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Every so often someone in the gallery would murmur, "I hope she cuts it too much," as Miss Catherine Lacoste of Saint Jean-de-Luz, France addressed a key iron shot. Once a lady even said, "Oh, I hope she cracks," after Miss Lacoste hit a rare imperfect drive. The fact that she was grinding up a very American-looking girl—Miss Shelley Hamlin of Fresno, Calif., who was game and pretty and said things like, "She's a super keen-o-type player"—had something to do with it. But it wasn't just chauvinism.
What it was, in the U.S. Women's Amateur championship last week at Las Colinas Country Club in Irving, Texas, was that Miss Lacoste seemed too strong and detached a player to need or to attract any sentimental favor. She looked more like a steely-eyed Walt Disney chipmunk or, as someone called her, "La Bulldog," She latched on to par and wouldn't let go, and thus did la gloire of the 1969 American amateur crown go to the girl who is also this year's champion of France, Great Britain and Spain.
Nobody ever won such a grand slam before, and Catherine is the first foreigner to win the U.S. title since 1936. Through 105� temperature and lightning and rain, she continued to hit long enough to cause a shaken young Dallas-area boy to say, "Mom, she used an iron where dad would have used a wood." She went on sending her approach shots high in the air and plunk on the pin. And she putted well enough to get the job done and push on to the next hole. In each of her five matches she won convincingly and aggressively, and twice she came from behind. She appeared in a cowboy hat when she accepted her trophy and said, "I'm a Texan now and I hope to come back very soon." She was, as everyone said during the ceremony, a real champion.
She was not seen chumming around, however, with any of the other candidates for champion. Privately, one of her opponents said of her, "She is a magnificent player, even though her swing is basically bad. [She rises, if not quite up off the ground, at least way up on her toes, during her swing.] But if she's such a great player, why does she have to act like she thinks she's such a great player?"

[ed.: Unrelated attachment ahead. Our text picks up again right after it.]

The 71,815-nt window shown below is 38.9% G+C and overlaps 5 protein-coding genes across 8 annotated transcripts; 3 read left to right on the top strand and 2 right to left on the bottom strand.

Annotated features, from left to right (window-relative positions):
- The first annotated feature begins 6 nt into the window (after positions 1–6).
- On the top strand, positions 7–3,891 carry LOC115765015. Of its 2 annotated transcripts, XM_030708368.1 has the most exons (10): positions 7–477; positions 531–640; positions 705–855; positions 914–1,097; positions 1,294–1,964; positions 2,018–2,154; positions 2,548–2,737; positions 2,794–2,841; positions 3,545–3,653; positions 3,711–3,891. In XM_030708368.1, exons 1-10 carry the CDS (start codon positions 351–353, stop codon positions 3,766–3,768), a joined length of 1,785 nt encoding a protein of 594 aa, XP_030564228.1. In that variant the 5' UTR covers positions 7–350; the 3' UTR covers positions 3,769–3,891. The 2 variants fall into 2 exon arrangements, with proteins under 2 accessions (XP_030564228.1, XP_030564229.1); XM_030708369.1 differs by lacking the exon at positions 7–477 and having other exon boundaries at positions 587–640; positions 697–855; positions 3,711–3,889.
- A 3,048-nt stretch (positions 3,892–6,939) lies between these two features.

Furthermore, Catherine's tone was more washed-out than triumphant when she disclosed to the press, under questioning, that she would probably not defend her American title next year. "I'm going to quit international competition very soon," she said. She had won all the tournaments she wanted to win. Her father, the tennis champion; and her mother, the golf champion, retired at their peaks. "I think it's a great thing for any sportsman, or any sportsgirl, to quit at the maximum," she went on. But the way she talked, things didn't sound so maximum. "I've had enough of it," she said. "I've had enough attention." Would she ever play competitively in the United States again? "I doubt it."
If Catherine does indeed settle down in France, it will come as a great relief to the leading lady golfers of this country. She first raised their hackles when she not only beat them all—including the pros—in the 1967 U.S. Open, but went on to complain about their over-seriousness and their unfriendliness toward her (SI, July 10, 1967).
"Catherine just doesn't understand," says one of the leading U.S. amateurs. "I've known Mickey Wright since I was 14, but I wouldn't think of going up to her and asking her for a round of golf." The reference is to the time during the '67 Open when Miss Lacoste sauntered up to a breakfast table full of noted U.S. lady pros and asked if anyone wanted to play a practice round—causing the pros' mouths to fall open and Catherine to feel rejected.
This year her visit may have been chilled by a misapprehension. She avoided criticizing the set of opponents—the amateurs "were very kind to me," she said at the end. But the story got around that, after Mrs. JoAnne Gunderson carner was eliminated in the first round, Catherine told somebody, "Now there is no one left worth beating."
No one knew exactly to whom she was supposed to have told that, and when she was asked about the alleged slight she snapped, "That is a ridiculous story. I didn't win a match before the 16th hole. I think that's enough competition."
What she did do, she said, was tell Mrs. Carner that, "It was a lousy thing for her to do, to get beaten. She beat me last year in the semifinals, and I couldn't get back my own. Of course I I said it in a kidding manner. I wasn't really cross."